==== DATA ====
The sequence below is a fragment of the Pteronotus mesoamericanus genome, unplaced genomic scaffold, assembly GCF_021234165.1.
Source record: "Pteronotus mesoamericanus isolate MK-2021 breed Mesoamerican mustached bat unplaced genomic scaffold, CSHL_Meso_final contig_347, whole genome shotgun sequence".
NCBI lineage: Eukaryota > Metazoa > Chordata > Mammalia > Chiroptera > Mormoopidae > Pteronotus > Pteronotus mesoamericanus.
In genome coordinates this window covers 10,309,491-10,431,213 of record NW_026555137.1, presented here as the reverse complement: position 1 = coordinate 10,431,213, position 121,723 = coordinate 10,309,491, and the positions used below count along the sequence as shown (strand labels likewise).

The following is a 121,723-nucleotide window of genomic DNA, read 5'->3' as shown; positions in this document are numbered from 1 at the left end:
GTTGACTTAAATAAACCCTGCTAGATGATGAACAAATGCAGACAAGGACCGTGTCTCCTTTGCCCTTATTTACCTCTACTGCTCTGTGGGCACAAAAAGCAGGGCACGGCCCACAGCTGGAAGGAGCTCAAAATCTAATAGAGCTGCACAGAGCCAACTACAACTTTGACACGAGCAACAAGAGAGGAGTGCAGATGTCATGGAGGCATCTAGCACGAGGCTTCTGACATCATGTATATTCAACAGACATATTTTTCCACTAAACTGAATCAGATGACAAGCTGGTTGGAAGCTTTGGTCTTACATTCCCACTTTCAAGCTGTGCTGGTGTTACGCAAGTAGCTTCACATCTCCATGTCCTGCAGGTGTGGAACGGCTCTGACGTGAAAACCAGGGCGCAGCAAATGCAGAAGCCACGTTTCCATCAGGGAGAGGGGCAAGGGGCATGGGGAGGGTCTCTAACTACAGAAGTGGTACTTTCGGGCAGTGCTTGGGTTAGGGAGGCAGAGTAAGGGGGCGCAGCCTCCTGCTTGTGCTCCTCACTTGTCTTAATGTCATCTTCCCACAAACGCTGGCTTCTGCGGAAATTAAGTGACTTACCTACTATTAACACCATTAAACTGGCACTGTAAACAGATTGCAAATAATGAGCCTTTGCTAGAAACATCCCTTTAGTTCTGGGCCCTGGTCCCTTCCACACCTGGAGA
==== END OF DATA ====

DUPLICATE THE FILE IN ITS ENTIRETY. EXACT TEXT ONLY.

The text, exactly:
The sequence below is a fragment of the Pteronotus mesoamericanus genome, unplaced genomic scaffold, assembly GCF_021234165.1.
Source record: "Pteronotus mesoamericanus isolate MK-2021 breed Mesoamerican mustached bat unplaced genomic scaffold, CSHL_Meso_final contig_347, whole genome shotgun sequence".
NCBI lineage: Eukaryota > Metazoa > Chordata > Mammalia > Chiroptera > Mormoopidae > Pteronotus > Pteronotus mesoamericanus.
In genome coordinates this window covers 10,309,491-10,431,213 of record NW_026555137.1, presented here as the reverse complement: position 1 = coordinate 10,431,213, position 121,723 = coordinate 10,309,491, and the positions used below count along the sequence as shown (strand labels likewise).

The following is a 121,723-nucleotide window of genomic DNA, read 5'->3' as shown; positions in this document are numbered from 1 at the left end:
GTTGACTTAAATAAACCCTGCTAGATGATGAACAAATGCAGACAAGGACCGTGTCTCCTTTGCCCTTATTTACCTCTACTGCTCTGTGGGCACAAAAAGCAGGGCACGGCCCACAGCTGGAAGGAGCTCAAAATCTAATAGAGCTGCACAGAGCCAACTACAACTTTGACACGAGCAACAAGAGAGGAGTGCAGATGTCATGGAGGCATCTAGCACGAGGCTTCTGACATCATGTATATTCAACAGACATATTTTTCCACTAAACTGAATCAGATGACAAGCTGGTTGGAAGCTTTGGTCTTACATTCCCACTTTCAAGCTGTGCTGGTGTTACGCAAGTAGCTTCACATCTCCATGTCCTGCAGGTGTGGAACGGCTCTGACGTGAAAACCAGGGCGCAGCAAATGCAGAAGCCACGTTTCCATCAGGGAGAGGGGCAAGGGGCATGGGGAGGGTCTCTAACTACAGAAGTGGTACTTTCGGGCAGTGCTTGGGTTAGGGAGGCAGAGTAAGGGGGCGCAGCCTCCTGCTTGTGCTCCTCACTTGTCTTAATGTCATCTTCCCACAAACGCTGGCTTCTGCGGAAATTAAGTGACTTACCTACTATTAACACCATTAAACTGGCACTGTAAACAGATTGCAAATAATGAGCCTTTGCTAGAAACATCCCTTTAGTTCTGGGCCCTGGTCCCTTCCACACCTGGAGA